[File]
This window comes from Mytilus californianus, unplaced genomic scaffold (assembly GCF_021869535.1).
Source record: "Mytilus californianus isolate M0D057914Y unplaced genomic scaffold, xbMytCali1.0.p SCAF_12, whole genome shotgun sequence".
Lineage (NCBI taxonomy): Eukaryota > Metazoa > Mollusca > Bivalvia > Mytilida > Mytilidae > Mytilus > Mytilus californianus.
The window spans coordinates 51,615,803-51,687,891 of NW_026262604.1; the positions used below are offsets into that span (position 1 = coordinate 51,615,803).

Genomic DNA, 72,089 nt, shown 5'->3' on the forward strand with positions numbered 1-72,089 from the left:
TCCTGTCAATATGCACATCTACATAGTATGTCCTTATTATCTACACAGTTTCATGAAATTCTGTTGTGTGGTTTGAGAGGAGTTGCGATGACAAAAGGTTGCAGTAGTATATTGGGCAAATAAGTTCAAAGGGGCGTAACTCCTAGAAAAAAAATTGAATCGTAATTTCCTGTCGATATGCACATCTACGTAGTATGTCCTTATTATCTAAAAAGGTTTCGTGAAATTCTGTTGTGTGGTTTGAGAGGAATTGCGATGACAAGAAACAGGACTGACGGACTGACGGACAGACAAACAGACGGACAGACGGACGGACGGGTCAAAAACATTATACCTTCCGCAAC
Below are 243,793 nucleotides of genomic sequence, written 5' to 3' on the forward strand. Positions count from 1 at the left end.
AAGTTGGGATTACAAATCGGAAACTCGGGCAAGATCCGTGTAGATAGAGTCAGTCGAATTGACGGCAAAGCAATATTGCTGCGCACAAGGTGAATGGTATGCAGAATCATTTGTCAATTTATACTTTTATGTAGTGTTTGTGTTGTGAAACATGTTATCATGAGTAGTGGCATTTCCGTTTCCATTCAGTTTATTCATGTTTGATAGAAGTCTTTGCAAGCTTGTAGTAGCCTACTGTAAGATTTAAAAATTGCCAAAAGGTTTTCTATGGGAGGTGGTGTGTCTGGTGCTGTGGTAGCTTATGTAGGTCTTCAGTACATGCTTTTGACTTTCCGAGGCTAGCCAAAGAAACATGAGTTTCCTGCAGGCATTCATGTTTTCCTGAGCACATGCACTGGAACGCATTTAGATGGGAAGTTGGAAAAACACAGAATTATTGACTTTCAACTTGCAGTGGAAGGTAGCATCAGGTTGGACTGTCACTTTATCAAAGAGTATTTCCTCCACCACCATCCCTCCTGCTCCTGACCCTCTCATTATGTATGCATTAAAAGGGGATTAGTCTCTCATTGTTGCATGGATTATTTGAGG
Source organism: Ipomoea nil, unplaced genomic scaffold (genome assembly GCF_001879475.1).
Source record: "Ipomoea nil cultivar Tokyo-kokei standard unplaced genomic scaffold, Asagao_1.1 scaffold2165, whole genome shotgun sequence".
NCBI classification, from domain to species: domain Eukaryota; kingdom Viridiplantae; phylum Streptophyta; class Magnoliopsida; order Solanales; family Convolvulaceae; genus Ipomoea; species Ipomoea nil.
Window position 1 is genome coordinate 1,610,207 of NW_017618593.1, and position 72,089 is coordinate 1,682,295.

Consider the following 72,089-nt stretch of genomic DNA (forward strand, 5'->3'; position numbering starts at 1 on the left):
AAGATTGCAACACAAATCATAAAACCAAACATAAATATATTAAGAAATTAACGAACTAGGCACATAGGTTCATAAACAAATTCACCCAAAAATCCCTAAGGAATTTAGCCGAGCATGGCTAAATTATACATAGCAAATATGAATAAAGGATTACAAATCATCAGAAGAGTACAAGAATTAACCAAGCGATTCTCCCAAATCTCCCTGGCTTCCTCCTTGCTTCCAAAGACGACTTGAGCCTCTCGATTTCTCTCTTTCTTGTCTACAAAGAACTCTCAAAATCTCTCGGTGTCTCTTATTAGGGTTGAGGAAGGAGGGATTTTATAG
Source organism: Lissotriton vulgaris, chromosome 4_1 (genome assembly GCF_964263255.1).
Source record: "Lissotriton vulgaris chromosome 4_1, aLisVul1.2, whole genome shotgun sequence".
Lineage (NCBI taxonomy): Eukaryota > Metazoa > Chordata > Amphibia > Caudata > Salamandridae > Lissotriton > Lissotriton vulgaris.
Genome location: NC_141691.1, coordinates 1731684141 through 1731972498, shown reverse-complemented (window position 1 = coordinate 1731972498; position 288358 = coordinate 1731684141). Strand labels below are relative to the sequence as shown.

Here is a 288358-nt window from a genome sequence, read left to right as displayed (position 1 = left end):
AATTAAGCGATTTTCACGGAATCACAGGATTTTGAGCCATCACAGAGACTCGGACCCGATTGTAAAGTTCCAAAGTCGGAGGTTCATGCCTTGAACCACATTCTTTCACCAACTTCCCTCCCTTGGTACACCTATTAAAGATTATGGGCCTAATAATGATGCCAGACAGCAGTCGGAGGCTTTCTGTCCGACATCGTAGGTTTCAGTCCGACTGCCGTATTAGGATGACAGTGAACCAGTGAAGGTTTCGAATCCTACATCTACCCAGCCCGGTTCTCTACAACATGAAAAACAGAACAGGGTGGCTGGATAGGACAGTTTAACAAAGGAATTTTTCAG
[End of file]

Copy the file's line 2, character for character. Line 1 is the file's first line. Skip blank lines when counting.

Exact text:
Source record: "Mytilus californianus isolate M0D057914Y unplaced genomic scaffold, xbMytCali1.0.p SCAF_12, whole genome shotgun sequence".